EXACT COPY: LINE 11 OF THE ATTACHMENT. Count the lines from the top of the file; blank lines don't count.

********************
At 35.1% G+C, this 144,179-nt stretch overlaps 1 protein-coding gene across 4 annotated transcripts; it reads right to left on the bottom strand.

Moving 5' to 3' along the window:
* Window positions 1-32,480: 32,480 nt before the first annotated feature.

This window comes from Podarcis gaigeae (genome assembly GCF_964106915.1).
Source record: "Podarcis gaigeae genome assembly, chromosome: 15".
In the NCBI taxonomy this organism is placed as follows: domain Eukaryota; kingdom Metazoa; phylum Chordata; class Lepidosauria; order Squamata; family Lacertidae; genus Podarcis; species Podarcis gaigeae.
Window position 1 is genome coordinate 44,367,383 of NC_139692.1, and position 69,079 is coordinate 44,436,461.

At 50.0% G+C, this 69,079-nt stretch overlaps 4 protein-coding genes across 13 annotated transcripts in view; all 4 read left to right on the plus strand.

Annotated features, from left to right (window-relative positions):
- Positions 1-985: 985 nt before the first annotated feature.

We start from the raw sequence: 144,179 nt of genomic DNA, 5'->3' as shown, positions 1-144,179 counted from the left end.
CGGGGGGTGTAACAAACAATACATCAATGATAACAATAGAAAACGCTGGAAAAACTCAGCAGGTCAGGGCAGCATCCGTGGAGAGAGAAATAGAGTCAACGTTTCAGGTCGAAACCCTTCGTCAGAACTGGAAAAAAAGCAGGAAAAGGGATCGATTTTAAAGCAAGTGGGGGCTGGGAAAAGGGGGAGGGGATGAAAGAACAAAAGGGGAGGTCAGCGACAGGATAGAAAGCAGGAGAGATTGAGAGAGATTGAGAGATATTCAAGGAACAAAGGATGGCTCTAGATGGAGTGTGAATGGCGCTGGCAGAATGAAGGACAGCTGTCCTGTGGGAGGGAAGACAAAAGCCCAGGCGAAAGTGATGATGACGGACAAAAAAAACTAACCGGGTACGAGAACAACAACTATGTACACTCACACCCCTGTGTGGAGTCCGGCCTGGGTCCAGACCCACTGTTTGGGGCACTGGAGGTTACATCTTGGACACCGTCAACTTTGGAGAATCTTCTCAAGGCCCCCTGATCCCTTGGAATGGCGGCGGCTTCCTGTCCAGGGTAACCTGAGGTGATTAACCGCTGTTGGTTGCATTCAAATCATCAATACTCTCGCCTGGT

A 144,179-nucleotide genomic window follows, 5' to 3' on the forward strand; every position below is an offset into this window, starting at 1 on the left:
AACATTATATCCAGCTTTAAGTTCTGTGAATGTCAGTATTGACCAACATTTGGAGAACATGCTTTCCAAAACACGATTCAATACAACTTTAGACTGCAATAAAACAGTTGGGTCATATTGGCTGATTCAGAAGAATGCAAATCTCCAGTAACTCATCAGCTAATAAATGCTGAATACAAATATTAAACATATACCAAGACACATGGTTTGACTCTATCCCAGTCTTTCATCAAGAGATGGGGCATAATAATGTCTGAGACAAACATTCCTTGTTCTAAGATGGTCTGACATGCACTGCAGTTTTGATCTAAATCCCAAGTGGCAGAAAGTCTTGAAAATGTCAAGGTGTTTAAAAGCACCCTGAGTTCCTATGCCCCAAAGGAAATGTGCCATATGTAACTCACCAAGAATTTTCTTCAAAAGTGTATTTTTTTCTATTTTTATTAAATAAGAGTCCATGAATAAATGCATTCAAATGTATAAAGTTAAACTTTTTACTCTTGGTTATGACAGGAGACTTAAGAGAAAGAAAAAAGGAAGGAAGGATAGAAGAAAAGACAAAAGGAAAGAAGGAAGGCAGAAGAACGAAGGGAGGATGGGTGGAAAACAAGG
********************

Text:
We start from the raw sequence: 144,179 nt of genomic DNA, 5'->3' as shown, positions 1-144,179 counted from the left end.